Recent history


In March 2018, the orchestra announced the appointment of Matías Tarnopolsky as its next president and chief executive officer,[41] in succession to Allison Vulgamore, who held the posts from 2010 through December 2017. In December 2020, the orchestra announced the appointment of Nathalie Stutzmann as its next principal guest conductor, the first female conductor ever named to this Philadelphia post, effective with the 2021–2022 season, with a contract of 3 years.[42] In February 2023, the orchestra announced a further extension of Nézet-Séguin's contract, through the 2029–2030 season, along with a change in his title to music and artistic director.[43][44] In January 2024, the orchestra announced the appointment of Marin Alsop as its next principal guest conductor, effective with the 2024–2025 season, with an initial contract of 3 seasons.[45]



The Philadelphia Orchestra boasts a number of significant media firsts. It was the first symphony orchestra to make electrical recordings (in 1925). It was the first orchestra to make a commercially sponsored radio broadcast (on NBC in 1929) and the first to appear on a television broadcast (on CBS in 1948). The Philadelphia was the first American orchestra to make a digital recording of the complete Beethoven symphonies on compact disc (in 1988), and the first major orchestra to give a live cybercast of a concert on the internet (in 1997). In 2006, the orchestra was the first to offer downloads of music from its own website without a distributor.[46]

In other firsts, in 1999, under Wolfgang Sawallisch, it became the first American orchestra to visit Vietnam. In 2006, the orchestra appointed Carol Jantsch principal tuba as of 2006–2007,[47] the orchestra's first ever female principal tuba player and the first in a full-time American orchestra.



The Orchestra was known for its special relationship with the composer Sergei Rachmaninoff due primarily to Stokowski's championship. In his first season, on January 3, 1913, Stokowski conducted Isle of the Dead. Later, in an all-Rachmaninoff programme on February 3, 1920, Stokowski gave the U.S. premiere of The Bells and accompanied the composer in his 3rd Piano Concerto. In 1924 they collaborated on an acoustically recorded 78rpm set of the 2nd Piano Concerto, re-recording it electrically in 1929. On March 18, 1927, Stokowski conducted the world premieres of the Three Russian Folk Songs, of which he was the dedicatee, and the 4th Piano Concerto, again with the composer at the keyboard. Another world premiere took place on November 7, 1934, when Stokowski conducted the composer in the Rhapsody on a Theme of Paganini,[48] with the two musicians making its first recording shortly afterwards.[49]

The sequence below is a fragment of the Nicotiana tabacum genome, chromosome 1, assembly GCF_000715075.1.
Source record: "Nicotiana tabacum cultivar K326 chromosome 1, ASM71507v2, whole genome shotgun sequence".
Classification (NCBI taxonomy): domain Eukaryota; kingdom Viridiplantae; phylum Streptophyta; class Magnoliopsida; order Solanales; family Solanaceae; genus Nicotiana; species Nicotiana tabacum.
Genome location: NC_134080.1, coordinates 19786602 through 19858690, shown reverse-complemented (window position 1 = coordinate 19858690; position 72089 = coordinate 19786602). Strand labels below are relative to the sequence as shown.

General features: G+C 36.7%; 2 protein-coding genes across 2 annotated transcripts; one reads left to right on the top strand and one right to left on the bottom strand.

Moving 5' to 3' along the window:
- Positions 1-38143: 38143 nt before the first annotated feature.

Rachmaninoff himself also took on the role of conductor with the Philadelphia Orchestra, recording Isle of the Dead and Vocalise with them in 1929, followed ten years later by a 78rpm set of his 3rd Symphony, a work that Stokowski had premiered on November 6, 1936. In particular, he and Ormandy were also close associates and Rachmaninoff was supposed to have said that in his American years he composed with the sound of the Philadelphia Orchestra in his head. The many recordings of the music of Rachmaninoff by Ormandy were noted as being closest to the composer's desire. Rachmaninoff's Symphonic Dances, Op. 45, his last work, was premiered by Ormandy and the Philadelphia Orchestra, to whom it is dedicated, on January 3, 1941.[citation needed]